Tag: Texas Public Policy Foundation

Getting Smart on Crime Puts Georgia Ahead

By Mike Klein Not long ago, the national philosophy behind criminal justice policy was to lock offenders away and teach them a lesson. This was popular with politicians who found that it played well before crowds and it was popular in communities where prisons and jails created jobs. Some folks even seemed to celebrate the idea that prisons were real hellholes. This philosophy worked great if you did not care about creating better citizens in people who had made a mistake but could be rehabilitated; if you did not want to think about the effect of mingling juveniles with hardened adult criminals; if you did not care about the spiraling cost to support the expansion of incarceration — just a… View Article

The Texas Model for Prosperity

How the American Dream is Fueling Economic Growth By Bill Peacock  Back in the depths of the Great Recession, Texas became the target of liberal commentators across the nation, just as the Lone Star State was in the midst of creating more new jobs than the rest of the nation combined. The New York Times’ Paul Krugman led the chorus claiming, “the Texas miracle is a myth, and … offers no useful lessons on how to restore national full employment.” Of course, it wasn’t the new jobs they minded: it was the fact that the Texas miracle was brought to pass by the Texas model of lower taxes, less regulation and a sound civil justice system. Though there is nothing… View Article

Brooke Rollins: Profile of a Texas Freedom Fighter

(Editor’s Note:  This profile of Texas Public Policy Foundation President Brooke Rollins is republished with permission from the Independent Women’s Forum.  Rollins will discuss the Texas free market economy at the Georgia Legislative Policy Forum on Friday September 21.) By Susanna Dokupil Brooke Rollins is a Texas freedom fighter.  Just as the embattled Texans at the Alamo answered demands for surrender with a cannon shot, Brooke Rollins refuses to surrender any free-market territory to the inexorable growth of government. Rollins has been CEO and President of Texas Public Policy Foundation for a decade. She transformed a tiny, struggling organization into a nationally recognized state-policy think tank with “30-plus employees, two million dollars in the bank, and a beautiful historic building.”… View Article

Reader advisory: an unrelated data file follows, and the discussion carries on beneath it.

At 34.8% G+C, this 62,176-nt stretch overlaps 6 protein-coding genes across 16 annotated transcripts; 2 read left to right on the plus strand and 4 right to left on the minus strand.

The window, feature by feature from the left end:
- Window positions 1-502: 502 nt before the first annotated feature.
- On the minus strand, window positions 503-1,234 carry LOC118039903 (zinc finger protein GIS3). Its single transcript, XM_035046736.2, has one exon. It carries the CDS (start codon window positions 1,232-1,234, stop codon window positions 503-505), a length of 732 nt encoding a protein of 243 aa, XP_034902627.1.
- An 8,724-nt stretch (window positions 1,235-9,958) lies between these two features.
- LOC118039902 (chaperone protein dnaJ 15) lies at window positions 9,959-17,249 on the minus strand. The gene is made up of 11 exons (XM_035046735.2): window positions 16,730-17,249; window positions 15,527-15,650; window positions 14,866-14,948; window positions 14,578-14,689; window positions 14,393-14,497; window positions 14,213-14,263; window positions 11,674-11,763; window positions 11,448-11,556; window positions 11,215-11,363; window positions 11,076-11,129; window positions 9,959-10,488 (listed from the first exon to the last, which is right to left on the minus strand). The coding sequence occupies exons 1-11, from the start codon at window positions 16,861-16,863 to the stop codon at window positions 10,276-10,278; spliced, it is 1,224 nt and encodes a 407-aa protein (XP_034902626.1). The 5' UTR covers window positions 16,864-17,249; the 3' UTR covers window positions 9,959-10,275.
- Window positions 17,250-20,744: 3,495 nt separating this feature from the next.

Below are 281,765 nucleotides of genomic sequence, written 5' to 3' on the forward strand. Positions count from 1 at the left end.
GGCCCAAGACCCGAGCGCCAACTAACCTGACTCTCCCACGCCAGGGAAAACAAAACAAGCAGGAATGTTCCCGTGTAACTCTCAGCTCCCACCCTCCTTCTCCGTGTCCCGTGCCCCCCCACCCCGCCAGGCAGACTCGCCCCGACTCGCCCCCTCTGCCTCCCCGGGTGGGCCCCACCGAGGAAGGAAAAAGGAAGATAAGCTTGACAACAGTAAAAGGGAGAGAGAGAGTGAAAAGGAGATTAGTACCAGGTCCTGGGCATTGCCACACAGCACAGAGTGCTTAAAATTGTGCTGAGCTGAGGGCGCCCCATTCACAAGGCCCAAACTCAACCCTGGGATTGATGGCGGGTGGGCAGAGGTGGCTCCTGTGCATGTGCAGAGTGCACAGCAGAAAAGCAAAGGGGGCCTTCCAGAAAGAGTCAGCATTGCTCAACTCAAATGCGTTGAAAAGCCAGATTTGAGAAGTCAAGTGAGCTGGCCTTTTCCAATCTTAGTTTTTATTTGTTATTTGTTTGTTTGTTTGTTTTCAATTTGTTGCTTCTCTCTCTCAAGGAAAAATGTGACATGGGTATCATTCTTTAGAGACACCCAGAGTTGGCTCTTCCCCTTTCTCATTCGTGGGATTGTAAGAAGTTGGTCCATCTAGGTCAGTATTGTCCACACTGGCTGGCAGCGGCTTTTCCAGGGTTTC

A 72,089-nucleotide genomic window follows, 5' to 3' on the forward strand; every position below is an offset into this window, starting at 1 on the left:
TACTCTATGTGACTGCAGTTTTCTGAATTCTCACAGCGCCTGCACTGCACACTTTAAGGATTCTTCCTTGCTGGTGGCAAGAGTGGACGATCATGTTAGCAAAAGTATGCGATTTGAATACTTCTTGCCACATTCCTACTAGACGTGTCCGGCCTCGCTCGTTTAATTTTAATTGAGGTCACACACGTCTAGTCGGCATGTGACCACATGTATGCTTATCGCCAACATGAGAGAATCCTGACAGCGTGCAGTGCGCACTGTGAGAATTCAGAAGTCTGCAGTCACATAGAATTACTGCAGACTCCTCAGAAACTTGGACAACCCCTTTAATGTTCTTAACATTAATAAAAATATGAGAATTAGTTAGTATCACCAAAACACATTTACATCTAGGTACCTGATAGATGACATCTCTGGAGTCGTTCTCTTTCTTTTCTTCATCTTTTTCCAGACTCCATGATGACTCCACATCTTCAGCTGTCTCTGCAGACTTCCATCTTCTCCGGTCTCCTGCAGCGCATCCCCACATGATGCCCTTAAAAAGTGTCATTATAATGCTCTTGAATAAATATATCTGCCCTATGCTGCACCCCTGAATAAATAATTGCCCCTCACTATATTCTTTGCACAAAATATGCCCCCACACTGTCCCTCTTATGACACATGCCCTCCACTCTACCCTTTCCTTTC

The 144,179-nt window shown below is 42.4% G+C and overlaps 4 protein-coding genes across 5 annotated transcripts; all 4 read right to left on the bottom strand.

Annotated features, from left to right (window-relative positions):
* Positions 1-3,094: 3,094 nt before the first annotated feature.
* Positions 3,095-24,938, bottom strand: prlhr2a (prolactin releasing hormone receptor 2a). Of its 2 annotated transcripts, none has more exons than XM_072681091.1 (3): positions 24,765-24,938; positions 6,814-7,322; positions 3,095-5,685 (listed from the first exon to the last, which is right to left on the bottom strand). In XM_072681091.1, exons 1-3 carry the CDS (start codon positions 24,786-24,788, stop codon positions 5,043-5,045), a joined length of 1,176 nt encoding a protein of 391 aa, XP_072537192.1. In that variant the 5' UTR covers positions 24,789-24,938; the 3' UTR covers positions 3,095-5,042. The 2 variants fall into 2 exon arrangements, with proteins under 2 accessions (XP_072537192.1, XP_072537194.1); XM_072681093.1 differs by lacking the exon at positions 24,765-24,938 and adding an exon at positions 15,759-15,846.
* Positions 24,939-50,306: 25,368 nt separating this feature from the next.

By Mike Klein There are many different kinds of snakes and though I like none of them, I am willing to concede that some can attack and kill you while others are mostly just a nuisance.  The part that I am not quite so good at is figuring out which snakes to fear and which snakes to just closely monitor. A lot of folks in Georgia are trying to figure out which drug abusers to fear and which to just closely monitor.  It is an inexact science that no doubt will produce examples of success and failure. Reform ideas include a strategically different approach that emphasizes less costly treatment programs over more costly incarceration for drug abusers who otherwise have… View Article
By Jeanette Moll and Kelly McCutchen Like many of their colleagues across the country, Georgia policy-makers are taking an increasingly close look at their criminal justice system. In search of both increased effectiveness as well as cost savings, policy-makers now have an ideal opportunity to evaluate and improve the correctional system. An essential part of that review must include that portion of the justice system which oversees juvenile delinquents. Georgia’s state budget for juvenile justice is $266 million in Fiscal Year 2011 and may grow to $279 million in 2012.1In addition, almost 50,000 youths are in the system each year, either awaiting adjudication or serving their sentences2– 50,000 youths who represent the future workforce and citizens of Georgia. Undoubtedly, the… View Article

The best way to make a lasting impact on public policy is to change public opinion. When you change the beliefs of the people; the politicians and political parties change with them.

Senator Herman E. Talmadge more quotes